Gundlach Donates $42.5 Million to Buffalo’s Albright-Knoxby
Largest private gift in contemporary art museum’s history
It’ll be renamed the Buffalo Albright-Knox-Gundlach Art Museum
Investor Jeffrey Gundlach will add his name to the venerable Albright-Knox Art Gallery with a $42.5 million gift to the Buffalo, New York, institution.
The gift, the largest in the museum’s 154-year history, will go to an expansion and renovation project, the museum said in a statement Friday. Its board voted to rename the institution the Buffalo Albright-Knox-Gundlach Art Museum. Gundlach, a renowned bond investor, is a native of the Buffalo area.
Gundlach’s donation was part of a matching challenge that helped the museum, which specializes in modern and contemporary art, raise $103 million in 11 weeks.
“It completely changes the future of the institution,” Gundlach, chief executive officer and co-founder of DoubleLine Capital LP, said in a telephone interview. “For Albright-Knox, $42.5 million that motivates more than $100 million is truly, without any hyperbole, transformational.”
The funds will enable Albright-Knox to realize an expansion, with a design by Shohei Shigematsu of the architectural firm OMA, and to enhance its campus in Frederick Law Olmsted’s Delaware Park. The capital campaign will also bolster the museum’s endowment. The project is expected to receive $15 million from the state of New York.
“The museum will be known as the Buffalo AKG Art Museum,” Gundlach said. “The name change takes effect when we cut the ribbon on the new building. My guess, it’s five years away.”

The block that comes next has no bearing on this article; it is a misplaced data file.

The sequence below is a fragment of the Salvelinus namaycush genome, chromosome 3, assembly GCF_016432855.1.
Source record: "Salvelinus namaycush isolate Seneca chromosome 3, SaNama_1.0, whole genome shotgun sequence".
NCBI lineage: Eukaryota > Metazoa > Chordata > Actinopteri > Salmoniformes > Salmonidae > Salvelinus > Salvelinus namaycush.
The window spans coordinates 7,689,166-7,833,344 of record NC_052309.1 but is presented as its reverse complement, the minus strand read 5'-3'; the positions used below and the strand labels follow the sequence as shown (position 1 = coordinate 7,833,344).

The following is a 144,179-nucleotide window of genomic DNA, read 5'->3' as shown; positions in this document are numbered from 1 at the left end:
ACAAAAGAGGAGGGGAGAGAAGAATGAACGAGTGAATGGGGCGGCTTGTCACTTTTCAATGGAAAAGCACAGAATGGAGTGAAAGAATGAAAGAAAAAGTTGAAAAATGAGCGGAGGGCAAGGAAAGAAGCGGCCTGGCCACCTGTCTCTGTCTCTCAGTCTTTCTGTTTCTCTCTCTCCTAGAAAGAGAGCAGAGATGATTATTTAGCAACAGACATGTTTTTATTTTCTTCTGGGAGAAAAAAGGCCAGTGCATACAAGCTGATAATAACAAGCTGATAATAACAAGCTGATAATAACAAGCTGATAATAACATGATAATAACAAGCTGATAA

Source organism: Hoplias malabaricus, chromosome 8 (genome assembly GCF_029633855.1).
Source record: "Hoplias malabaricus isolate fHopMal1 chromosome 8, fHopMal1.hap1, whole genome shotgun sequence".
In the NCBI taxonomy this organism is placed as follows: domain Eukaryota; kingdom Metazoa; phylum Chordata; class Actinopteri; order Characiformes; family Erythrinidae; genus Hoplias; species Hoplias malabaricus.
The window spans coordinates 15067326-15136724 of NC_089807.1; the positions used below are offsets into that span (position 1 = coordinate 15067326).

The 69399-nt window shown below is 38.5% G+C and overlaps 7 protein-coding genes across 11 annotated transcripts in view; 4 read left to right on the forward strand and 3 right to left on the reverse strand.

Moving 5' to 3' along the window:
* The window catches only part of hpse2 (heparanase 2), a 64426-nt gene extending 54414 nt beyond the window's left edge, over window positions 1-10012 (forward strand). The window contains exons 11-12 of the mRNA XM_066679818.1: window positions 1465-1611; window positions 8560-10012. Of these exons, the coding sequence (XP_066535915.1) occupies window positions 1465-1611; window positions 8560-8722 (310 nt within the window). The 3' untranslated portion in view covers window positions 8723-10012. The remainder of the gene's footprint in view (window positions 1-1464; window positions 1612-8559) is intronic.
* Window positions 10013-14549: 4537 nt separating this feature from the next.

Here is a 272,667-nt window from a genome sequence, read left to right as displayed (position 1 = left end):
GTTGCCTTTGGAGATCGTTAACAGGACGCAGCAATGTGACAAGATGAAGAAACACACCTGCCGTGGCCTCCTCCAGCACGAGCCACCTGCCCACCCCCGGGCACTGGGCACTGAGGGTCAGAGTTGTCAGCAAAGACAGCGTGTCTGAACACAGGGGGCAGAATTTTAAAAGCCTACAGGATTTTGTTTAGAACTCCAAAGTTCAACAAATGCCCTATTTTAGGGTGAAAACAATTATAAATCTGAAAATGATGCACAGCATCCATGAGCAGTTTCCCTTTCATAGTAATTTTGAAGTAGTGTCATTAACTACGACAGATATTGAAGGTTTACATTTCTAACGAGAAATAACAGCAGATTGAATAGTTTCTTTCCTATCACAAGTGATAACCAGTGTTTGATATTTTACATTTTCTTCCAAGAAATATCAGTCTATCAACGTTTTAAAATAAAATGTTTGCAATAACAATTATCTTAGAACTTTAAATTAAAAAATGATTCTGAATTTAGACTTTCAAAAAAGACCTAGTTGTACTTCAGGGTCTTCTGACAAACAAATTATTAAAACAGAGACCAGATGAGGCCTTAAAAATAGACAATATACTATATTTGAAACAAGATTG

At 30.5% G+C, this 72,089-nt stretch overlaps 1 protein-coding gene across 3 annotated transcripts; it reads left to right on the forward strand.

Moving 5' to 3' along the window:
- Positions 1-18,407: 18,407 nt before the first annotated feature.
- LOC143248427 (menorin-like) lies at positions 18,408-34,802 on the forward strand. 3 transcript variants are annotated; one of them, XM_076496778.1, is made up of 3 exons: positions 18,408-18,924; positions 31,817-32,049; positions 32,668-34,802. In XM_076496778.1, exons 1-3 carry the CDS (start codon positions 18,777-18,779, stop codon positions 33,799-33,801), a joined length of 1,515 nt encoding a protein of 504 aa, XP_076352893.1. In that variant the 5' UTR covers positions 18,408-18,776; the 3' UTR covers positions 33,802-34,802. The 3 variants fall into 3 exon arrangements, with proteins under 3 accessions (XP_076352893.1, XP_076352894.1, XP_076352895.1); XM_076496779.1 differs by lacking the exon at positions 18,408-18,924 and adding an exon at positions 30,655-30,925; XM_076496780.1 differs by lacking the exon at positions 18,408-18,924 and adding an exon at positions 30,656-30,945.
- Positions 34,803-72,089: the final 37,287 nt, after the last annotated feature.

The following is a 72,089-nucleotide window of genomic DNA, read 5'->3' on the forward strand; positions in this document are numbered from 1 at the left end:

Gundlach said he is much more excited about Buffalo being in the new title than his name.
“Now the city will be in the name,” he said about the museum, which is located about 18 miles from Niagara Falls. “Attendance will go up.” The Falls attract about 12 million visitors a year.
Rich benefactors are increasingly making large donations to cultural spots -- and getting their names on the door in the process. Last year billionaire entertainment mogul David Geffen’s planned $100 million donation to Lincoln Center’s Avery Fisher Hall in New York resulted in it being renamed David Geffen Hall. In April, he donated another $100 million to the Museum of Modern Art in New York for a renovation and expansion. Three floors of new galleries will be renamed the David Geffen wing.
“The museum is old,” Gundlach said of Albright-Knox. “The original building is 111 years old. It needs renovation.”
It also needs adequate space to show its impressive collection of modern and postwar art, he said, listing artists such as Mark Rothko, Willem de Kooning and Jackson Pollock. “They are also desperately lacking space in which to show these great treasures,” he said.
Gundlach’s flagship DoubleLine Total Return Bond Fund has taken in $12 billion this year, according to Bloomberg Intelligence. It had total assets of $61.9 billion as of Sept. 22, according to data compiled by Bloomberg.